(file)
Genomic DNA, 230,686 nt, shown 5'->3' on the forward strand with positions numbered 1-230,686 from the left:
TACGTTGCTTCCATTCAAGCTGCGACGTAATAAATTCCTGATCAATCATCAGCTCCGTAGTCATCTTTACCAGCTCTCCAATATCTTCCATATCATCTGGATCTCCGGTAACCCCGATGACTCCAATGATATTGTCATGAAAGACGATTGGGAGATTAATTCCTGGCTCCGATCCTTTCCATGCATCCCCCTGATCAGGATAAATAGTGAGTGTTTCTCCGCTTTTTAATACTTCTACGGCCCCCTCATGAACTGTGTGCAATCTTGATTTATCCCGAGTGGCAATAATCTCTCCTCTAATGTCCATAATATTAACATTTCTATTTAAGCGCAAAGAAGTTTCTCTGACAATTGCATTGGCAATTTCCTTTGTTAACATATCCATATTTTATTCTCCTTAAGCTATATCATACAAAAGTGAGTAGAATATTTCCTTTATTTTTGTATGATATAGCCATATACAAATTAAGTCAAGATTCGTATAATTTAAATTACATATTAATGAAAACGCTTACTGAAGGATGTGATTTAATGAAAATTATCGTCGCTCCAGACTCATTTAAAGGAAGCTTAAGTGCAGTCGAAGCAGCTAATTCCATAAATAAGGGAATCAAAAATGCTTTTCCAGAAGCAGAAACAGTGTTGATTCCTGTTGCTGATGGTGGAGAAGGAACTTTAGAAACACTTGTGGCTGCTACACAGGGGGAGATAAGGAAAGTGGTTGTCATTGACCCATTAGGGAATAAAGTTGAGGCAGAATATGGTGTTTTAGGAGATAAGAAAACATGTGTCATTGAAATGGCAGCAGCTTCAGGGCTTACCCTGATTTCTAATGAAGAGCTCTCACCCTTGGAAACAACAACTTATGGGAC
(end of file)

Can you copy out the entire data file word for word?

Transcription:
Genomic DNA, 230,686 nt, shown 5'->3' on the forward strand with positions numbered 1-230,686 from the left:
TACGTTGCTTCCATTCAAGCTGCGACGTAATAAATTCCTGATCAATCATCAGCTCCGTAGTCATCTTTACCAGCTCTCCAATATCTTCCATATCATCTGGATCTCCGGTAACCCCGATGACTCCAATGATATTGTCATGAAAGACGATTGGGAGATTAATTCCTGGCTCCGATCCTTTCCATGCATCCCCCTGATCAGGATAAATAGTGAGTGTTTCTCCGCTTTTTAATACTTCTACGGCCCCCTCATGAACTGTGTGCAATCTTGATTTATCCCGAGTGGCAATAATCTCTCCTCTAATGTCCATAATATTAACATTTCTATTTAAGCGCAAAGAAGTTTCTCTGACAATTGCATTGGCAATTTCCTTTGTTAACATATCCATATTTTATTCTCCTTAAGCTATATCATACAAAAGTGAGTAGAATATTTCCTTTATTTTTGTATGATATAGCCATATACAAATTAAGTCAAGATTCGTATAATTTAAATTACATATTAATGAAAACGCTTACTGAAGGATGTGATTTAATGAAAATTATCGTCGCTCCAGACTCATTTAAAGGAAGCTTAAGTGCAGTCGAAGCAGCTAATTCCATAAATAAGGGAATCAAAAATGCTTTTCCAGAAGCAGAAACAGTGTTGATTCCTGTTGCTGATGGTGGAGAAGGAACTTTAGAAACACTTGTGGCTGCTACACAGGGGGAGATAAGGAAAGTGGTTGTCATTGACCCATTAGGGAATAAAGTTGAGGCAGAATATGGTGTTTTAGGAGATAAGAAAACATGTGTCATTGAAATGGCAGCAGCTTCAGGGCTTACCCTGATTTCTAATGAAGAGCTCTCACCCTTGGAAACAACAACTTATGGGAC